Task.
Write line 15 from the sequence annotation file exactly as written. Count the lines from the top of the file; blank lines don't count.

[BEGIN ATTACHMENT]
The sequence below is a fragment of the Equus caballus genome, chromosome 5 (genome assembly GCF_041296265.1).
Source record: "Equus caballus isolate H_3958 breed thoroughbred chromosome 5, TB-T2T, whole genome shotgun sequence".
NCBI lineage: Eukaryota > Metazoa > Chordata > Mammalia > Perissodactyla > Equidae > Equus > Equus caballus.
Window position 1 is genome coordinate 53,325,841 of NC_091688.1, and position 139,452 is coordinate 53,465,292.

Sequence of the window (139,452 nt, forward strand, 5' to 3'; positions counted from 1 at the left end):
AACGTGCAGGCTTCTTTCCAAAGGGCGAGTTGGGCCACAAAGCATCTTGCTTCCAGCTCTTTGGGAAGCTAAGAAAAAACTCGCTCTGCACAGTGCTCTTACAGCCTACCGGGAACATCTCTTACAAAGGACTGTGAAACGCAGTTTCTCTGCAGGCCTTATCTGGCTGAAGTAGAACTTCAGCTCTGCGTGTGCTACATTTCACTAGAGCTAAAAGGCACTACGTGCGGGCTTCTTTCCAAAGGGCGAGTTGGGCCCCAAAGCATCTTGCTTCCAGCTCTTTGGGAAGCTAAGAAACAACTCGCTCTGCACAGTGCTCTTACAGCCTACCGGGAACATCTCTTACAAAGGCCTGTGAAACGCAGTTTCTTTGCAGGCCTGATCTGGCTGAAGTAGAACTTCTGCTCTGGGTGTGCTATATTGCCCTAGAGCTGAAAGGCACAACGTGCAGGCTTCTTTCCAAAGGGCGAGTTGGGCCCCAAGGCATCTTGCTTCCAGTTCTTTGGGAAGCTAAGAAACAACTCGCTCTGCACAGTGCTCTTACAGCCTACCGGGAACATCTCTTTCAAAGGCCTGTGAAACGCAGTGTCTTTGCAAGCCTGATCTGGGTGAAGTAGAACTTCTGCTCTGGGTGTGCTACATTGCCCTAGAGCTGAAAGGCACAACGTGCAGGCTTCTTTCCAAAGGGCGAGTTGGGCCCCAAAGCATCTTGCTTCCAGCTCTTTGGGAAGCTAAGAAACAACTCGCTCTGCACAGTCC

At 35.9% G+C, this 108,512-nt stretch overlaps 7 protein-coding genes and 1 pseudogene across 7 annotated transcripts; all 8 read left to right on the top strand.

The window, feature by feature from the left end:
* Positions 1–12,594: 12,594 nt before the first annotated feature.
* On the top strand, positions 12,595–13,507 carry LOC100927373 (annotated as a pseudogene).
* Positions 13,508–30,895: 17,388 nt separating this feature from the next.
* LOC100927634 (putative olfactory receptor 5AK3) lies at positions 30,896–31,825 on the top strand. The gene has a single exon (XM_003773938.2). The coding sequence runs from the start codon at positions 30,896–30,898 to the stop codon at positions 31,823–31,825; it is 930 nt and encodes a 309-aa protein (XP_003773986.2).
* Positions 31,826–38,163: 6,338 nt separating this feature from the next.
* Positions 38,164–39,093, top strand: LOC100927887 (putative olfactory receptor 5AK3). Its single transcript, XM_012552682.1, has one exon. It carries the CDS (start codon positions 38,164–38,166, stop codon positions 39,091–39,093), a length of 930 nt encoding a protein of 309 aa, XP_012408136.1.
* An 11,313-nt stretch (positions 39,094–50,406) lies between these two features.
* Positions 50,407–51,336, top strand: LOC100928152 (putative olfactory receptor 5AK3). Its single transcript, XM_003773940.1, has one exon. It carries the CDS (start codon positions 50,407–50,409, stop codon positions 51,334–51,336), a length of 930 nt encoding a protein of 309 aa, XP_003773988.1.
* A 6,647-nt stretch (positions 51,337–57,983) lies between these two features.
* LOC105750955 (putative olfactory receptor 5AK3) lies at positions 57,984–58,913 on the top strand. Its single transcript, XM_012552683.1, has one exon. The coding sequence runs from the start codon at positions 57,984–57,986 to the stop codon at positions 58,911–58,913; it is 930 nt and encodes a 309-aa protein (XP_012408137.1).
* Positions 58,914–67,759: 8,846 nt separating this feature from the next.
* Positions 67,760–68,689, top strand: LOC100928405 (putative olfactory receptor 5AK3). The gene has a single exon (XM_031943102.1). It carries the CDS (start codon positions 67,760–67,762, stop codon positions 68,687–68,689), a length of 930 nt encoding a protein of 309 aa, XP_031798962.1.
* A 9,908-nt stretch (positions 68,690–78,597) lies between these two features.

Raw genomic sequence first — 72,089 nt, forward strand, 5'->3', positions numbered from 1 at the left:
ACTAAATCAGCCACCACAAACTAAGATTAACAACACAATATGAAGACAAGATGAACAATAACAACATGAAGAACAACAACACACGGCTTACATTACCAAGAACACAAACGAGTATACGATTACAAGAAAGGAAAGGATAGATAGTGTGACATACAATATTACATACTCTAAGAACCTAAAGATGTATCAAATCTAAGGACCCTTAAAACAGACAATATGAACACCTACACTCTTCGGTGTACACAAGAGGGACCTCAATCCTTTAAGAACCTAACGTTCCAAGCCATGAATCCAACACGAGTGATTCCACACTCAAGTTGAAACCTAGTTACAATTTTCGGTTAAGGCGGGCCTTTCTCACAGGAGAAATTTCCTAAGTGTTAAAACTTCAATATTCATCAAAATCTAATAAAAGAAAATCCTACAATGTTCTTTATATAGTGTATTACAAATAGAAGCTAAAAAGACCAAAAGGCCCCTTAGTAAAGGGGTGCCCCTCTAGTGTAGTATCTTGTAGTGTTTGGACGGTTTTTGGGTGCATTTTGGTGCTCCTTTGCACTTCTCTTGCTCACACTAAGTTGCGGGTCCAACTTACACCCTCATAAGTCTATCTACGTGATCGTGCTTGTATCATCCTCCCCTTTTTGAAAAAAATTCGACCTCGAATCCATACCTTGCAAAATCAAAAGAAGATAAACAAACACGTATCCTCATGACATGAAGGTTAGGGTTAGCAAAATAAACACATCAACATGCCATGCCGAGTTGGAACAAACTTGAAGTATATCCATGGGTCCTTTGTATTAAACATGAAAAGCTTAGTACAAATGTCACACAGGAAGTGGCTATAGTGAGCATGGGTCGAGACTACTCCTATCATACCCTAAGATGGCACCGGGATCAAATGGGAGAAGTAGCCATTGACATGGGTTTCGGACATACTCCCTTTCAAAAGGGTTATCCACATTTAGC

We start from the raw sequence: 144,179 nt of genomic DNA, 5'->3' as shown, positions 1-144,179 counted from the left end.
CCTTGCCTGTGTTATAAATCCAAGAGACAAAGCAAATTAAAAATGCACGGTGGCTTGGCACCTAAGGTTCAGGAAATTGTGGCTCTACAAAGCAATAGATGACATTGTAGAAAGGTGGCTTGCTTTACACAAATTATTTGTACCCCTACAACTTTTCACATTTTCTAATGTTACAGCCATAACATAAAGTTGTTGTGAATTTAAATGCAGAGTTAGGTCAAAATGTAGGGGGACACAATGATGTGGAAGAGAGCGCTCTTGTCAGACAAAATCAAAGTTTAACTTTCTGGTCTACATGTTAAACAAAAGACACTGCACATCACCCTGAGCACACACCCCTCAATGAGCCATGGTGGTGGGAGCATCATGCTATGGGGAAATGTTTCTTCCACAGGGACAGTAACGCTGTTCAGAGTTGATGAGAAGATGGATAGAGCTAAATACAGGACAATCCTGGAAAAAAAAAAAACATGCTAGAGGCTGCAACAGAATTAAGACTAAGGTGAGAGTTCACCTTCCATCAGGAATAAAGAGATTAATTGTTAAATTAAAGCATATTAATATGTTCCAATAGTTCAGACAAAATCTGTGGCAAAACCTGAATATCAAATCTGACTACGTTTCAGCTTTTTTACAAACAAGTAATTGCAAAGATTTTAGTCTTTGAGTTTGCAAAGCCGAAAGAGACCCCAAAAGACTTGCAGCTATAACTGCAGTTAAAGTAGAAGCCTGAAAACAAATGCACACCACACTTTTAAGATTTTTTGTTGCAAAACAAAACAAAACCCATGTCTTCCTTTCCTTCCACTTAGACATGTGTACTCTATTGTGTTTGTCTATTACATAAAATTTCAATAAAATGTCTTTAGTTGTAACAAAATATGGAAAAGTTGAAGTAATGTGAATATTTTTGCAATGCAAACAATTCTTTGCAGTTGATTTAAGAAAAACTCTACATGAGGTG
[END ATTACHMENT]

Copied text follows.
* An 11,313-nt stretch (positions 39,094–50,406) lies between these two features.